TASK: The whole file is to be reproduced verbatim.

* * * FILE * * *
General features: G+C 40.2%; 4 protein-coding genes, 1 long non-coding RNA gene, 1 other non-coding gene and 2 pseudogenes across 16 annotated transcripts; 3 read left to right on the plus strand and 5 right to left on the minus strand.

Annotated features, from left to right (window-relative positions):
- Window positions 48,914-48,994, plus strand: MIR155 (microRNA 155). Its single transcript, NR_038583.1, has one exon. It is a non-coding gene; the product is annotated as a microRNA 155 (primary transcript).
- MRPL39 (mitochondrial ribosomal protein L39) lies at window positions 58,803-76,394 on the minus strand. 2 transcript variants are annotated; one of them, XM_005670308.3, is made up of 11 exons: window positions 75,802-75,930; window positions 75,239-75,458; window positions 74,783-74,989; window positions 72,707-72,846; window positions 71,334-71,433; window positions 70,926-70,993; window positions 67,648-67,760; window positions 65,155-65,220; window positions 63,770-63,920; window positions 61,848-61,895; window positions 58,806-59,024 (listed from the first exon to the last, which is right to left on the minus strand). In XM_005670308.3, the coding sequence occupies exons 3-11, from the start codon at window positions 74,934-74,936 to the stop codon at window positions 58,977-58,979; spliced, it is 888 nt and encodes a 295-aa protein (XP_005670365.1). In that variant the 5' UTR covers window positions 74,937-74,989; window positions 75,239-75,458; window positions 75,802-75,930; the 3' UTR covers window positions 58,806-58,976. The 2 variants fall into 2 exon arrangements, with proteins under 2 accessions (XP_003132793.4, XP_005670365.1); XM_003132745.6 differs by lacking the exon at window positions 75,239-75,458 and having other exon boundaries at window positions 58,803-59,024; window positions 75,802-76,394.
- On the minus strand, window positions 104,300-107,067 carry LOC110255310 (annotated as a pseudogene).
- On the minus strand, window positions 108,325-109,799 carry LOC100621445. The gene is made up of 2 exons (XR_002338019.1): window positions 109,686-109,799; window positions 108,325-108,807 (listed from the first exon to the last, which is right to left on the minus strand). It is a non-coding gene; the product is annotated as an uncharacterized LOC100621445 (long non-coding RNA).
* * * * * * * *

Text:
General features: G+C 40.2%; 4 protein-coding genes, 1 long non-coding RNA gene, 1 other non-coding gene and 2 pseudogenes across 16 annotated transcripts; 3 read left to right on the plus strand and 5 right to left on the minus strand.

Annotated features, from left to right (window-relative positions):
- Window positions 48,914-48,994, plus strand: MIR155 (microRNA 155). Its single transcript, NR_038583.1, has one exon. It is a non-coding gene; the product is annotated as a microRNA 155 (primary transcript).
- MRPL39 (mitochondrial ribosomal protein L39) lies at window positions 58,803-76,394 on the minus strand. 2 transcript variants are annotated; one of them, XM_005670308.3, is made up of 11 exons: window positions 75,802-75,930; window positions 75,239-75,458; window positions 74,783-74,989; window positions 72,707-72,846; window positions 71,334-71,433; window positions 70,926-70,993; window positions 67,648-67,760; window positions 65,155-65,220; window positions 63,770-63,920; window positions 61,848-61,895; window positions 58,806-59,024 (listed from the first exon to the last, which is right to left on the minus strand). In XM_005670308.3, the coding sequence occupies exons 3-11, from the start codon at window positions 74,934-74,936 to the stop codon at window positions 58,977-58,979; spliced, it is 888 nt and encodes a 295-aa protein (XP_005670365.1). In that variant the 5' UTR covers window positions 74,937-74,989; window positions 75,239-75,458; window positions 75,802-75,930; the 3' UTR covers window positions 58,806-58,976. The 2 variants fall into 2 exon arrangements, with proteins under 2 accessions (XP_003132793.4, XP_005670365.1); XM_003132745.6 differs by lacking the exon at window positions 75,239-75,458 and having other exon boundaries at window positions 58,803-59,024; window positions 75,802-76,394.
- On the minus strand, window positions 104,300-107,067 carry LOC110255310 (annotated as a pseudogene).
- On the minus strand, window positions 108,325-109,799 carry LOC100621445. The gene is made up of 2 exons (XR_002338019.1): window positions 109,686-109,799; window positions 108,325-108,807 (listed from the first exon to the last, which is right to left on the minus strand). It is a non-coding gene; the product is annotated as an uncharacterized LOC100621445 (long non-coding RNA).